50 years ago, segregated school in North Fulton was ‘my bond, my family’
Sandra Taylor enters a Fulton County Schools maintenance building and smiles. Then her eyes begin to fill with tears. She pauses inside a large room filled with stacks of lumber, machinery, dust. But Taylor sees something else: remnants of a cafeteria and a small stage, a gathering place in a school where she played flute, developed an affinity for poetry and formed lifelong bonds with teachers and classmates.
Taylor, now 67, attended school at this building on Kimball Bridge Road in Alpharetta when it was the Bailey-Johnson School, a segregation-era school for African-American students. She graduated 50 years ago in 1967 with the school’s last senior class. On Saturday, Taylor and dozens of classmates will gather for a reunion at what was once the only high school in North Fulton that would enroll them.
On a recent sunny afternoon, Taylor and Charles Grogan, who graduated from the Bailey-Johnson school in 1965 and who is known as a local historian, joined AJC reporters and videographers for an informal tour inside a building steeped in memories.
“What I really appreciate about Bailey-Johnson is that the teachers were interested in the students — in their well-being, in their learning and them being good human beings. They nurtured us like second parents. There was an environment where you comfortable and felt a bond,” said Taylor, who lives in the Decatur area.
Bailey-Johnson was as much a safe haven as it was a school for black children during the 1950s and 1960s. In 1966, Taylor had the option to attend her final year of high school at Roswell High School during the beginning of integration. “I didn’t want to go to a school where I didn’t know if I would be welcomed or not,” she said. “Bailey-Johnson was my school, my teachers, my pride, my bond, my family.”
But some of her classmates made the switch. And in the end, a small school with fewer than 15 kids in the graduating class shrunk even more. There were only eight kids in Taylor’s graduating class, so small they decided not to produce a yearbook.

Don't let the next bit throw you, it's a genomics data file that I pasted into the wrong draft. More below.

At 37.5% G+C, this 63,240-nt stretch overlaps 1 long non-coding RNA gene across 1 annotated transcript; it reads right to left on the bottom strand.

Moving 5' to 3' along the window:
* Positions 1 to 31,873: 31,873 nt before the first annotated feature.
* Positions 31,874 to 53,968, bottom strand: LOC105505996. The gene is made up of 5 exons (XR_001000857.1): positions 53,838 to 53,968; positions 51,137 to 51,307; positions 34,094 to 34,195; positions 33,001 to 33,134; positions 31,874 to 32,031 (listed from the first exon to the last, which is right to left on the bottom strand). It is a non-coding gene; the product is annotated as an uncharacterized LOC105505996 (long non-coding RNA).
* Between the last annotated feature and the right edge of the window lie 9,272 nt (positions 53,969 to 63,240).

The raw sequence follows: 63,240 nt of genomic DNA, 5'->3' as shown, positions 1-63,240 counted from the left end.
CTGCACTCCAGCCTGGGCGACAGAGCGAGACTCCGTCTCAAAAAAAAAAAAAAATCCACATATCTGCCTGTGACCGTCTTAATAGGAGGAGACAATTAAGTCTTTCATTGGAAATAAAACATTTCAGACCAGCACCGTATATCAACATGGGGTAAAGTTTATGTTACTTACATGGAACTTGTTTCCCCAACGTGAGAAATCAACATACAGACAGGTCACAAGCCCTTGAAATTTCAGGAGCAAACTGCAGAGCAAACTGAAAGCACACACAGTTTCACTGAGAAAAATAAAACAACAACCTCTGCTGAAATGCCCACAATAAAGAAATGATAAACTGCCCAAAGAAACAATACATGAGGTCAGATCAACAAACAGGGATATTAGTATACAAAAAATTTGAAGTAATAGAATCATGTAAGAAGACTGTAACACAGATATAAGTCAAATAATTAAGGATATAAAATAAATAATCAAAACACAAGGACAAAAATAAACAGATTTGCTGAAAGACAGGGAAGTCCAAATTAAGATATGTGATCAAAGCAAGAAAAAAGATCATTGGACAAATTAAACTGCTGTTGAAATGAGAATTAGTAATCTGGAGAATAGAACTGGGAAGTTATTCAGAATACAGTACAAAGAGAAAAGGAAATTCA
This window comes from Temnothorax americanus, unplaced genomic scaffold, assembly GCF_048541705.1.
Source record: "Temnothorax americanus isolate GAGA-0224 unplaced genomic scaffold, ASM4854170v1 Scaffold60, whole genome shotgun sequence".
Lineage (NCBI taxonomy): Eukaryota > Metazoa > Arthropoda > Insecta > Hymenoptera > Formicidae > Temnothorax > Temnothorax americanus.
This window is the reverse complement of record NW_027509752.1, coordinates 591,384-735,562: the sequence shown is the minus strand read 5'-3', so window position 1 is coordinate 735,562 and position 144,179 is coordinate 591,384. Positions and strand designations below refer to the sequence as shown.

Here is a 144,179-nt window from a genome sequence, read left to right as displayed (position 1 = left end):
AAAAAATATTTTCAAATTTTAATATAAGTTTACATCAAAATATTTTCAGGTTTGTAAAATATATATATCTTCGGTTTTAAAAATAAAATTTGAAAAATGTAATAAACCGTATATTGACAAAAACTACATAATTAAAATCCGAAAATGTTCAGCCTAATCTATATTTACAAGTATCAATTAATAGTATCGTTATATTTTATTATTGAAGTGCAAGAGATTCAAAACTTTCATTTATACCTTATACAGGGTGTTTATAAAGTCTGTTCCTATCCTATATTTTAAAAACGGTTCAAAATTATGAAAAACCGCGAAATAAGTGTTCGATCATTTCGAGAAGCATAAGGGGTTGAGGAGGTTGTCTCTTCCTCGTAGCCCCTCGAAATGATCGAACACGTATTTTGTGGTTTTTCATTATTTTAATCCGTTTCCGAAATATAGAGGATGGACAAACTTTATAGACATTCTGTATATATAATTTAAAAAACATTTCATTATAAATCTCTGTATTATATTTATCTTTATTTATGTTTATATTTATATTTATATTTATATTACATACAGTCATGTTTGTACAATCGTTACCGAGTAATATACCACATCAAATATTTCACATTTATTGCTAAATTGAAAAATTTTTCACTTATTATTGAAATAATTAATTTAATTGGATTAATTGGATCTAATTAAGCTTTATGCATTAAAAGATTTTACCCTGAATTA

Bailey-Johnson School began in 1950 as the Alpharetta Colored School. Built on a hilltop on Kimball Bridge Road, it consolidated three smaller schools that served African-American students in North Fulton – in Roswell, Alpharetta and Sheltonville (near today’s Johns Creek). Before 1950, African-American students in North Fulton didn’t have the option of continuing their education after 7th grade. Students wanting a high school education had to commute to one of two schools in Atlanta. Alpharetta Colored School promised to change that. The new school offered classes from first through 12th grade. The school was small but modern, and was equipped with a cafeteria/auditorium, a library and seven classrooms. A 1950 report in the North Fulton Herald reported that the school’s faculty all had college degrees and that the principal was working on her masters.
In 1953, a year before the school graduated its first students, parents successfully petitioned to change the name of the school to Bailey-Johnson. George “Hard” Bailey was the name of the Alpharetta resident who donated the land for the school and Warren Johnson, of Roswell, was a proponent of African-American education.
Bailey-Johnson saw several expansions in its first years: four new classrooms in 1953, a gym in 1958. Although the student body was small, the school fielded teams in basketball and track and field. Its boys basketball squad won the Division B State Championship in 1965. For the 1966-67 school year, high school-aged students at Bailey-Johnson were allowed to transfer to the newly integrated Roswell High School, although most chose to stay at Bailey-Johnson. Even so, it would be the school’s last year.
Parents and faculty fought the decision to close Bailey-Johnson — a result of federal mandates to integrate schools — arguing that its amenities were as good or better than some of the white schools’ in the area. In that final 1966-67 school year, Bailey-Johnson had 166 elementary and high school students and 13 faculty.
By Helena Oliviero - The Atlanta Journal-Constitution
Pete Corson - The Atlanta Journal-Constitution
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